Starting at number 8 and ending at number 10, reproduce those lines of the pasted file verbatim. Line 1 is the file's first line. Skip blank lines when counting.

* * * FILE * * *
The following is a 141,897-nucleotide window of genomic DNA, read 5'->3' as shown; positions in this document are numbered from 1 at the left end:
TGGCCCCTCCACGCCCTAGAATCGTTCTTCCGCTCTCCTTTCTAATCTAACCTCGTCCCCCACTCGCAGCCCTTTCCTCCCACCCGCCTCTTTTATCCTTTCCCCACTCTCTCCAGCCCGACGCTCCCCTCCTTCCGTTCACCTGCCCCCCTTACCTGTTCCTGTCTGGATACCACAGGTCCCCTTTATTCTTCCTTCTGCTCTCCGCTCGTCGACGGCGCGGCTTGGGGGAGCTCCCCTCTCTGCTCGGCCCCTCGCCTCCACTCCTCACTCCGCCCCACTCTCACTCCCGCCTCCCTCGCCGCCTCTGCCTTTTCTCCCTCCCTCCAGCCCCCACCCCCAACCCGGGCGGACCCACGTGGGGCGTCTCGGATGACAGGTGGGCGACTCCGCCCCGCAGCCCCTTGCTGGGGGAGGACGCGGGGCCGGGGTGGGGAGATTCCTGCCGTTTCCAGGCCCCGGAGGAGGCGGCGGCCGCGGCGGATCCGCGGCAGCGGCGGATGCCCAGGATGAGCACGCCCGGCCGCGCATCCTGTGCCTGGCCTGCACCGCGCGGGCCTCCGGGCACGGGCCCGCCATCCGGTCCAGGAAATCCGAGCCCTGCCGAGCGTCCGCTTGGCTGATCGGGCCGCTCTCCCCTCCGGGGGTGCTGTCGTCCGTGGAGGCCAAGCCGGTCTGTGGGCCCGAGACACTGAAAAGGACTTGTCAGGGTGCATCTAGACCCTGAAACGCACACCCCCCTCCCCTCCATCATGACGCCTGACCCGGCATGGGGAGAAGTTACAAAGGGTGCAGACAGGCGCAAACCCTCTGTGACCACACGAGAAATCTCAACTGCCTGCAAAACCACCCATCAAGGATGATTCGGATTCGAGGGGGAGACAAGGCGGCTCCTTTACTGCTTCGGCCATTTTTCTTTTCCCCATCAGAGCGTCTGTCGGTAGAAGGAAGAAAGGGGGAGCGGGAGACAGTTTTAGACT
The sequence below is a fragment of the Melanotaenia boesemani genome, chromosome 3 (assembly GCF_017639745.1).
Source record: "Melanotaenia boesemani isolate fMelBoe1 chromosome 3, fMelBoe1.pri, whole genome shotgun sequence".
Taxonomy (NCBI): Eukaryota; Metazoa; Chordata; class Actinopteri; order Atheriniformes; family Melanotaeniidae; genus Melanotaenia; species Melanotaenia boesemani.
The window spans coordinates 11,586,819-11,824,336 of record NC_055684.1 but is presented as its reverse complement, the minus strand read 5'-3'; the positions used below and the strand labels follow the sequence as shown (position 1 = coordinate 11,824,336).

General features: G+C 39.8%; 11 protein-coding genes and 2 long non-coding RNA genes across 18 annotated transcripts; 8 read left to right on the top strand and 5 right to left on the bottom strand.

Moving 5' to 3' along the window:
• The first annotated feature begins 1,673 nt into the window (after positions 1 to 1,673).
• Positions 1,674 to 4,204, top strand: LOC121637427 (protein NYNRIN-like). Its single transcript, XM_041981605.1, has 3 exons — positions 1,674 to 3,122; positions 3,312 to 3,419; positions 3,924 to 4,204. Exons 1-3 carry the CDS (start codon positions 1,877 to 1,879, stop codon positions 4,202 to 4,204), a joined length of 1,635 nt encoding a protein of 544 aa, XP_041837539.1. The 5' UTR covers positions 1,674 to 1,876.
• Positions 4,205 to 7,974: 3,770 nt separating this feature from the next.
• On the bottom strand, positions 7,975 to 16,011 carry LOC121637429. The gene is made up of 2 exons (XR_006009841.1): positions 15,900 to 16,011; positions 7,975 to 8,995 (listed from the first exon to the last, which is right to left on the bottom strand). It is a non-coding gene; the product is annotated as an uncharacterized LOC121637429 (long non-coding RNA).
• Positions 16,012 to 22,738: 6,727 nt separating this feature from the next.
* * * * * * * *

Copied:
Moving 5' to 3' along the window:
• The first annotated feature begins 1,673 nt into the window (after positions 1 to 1,673).
• Positions 1,674 to 4,204, top strand: LOC121637427 (protein NYNRIN-like). Its single transcript, XM_041981605.1, has 3 exons — positions 1,674 to 3,122; positions 3,312 to 3,419; positions 3,924 to 4,204. Exons 1-3 carry the CDS (start codon positions 1,877 to 1,879, stop codon positions 4,202 to 4,204), a joined length of 1,635 nt encoding a protein of 544 aa, XP_041837539.1. The 5' UTR covers positions 1,674 to 1,876.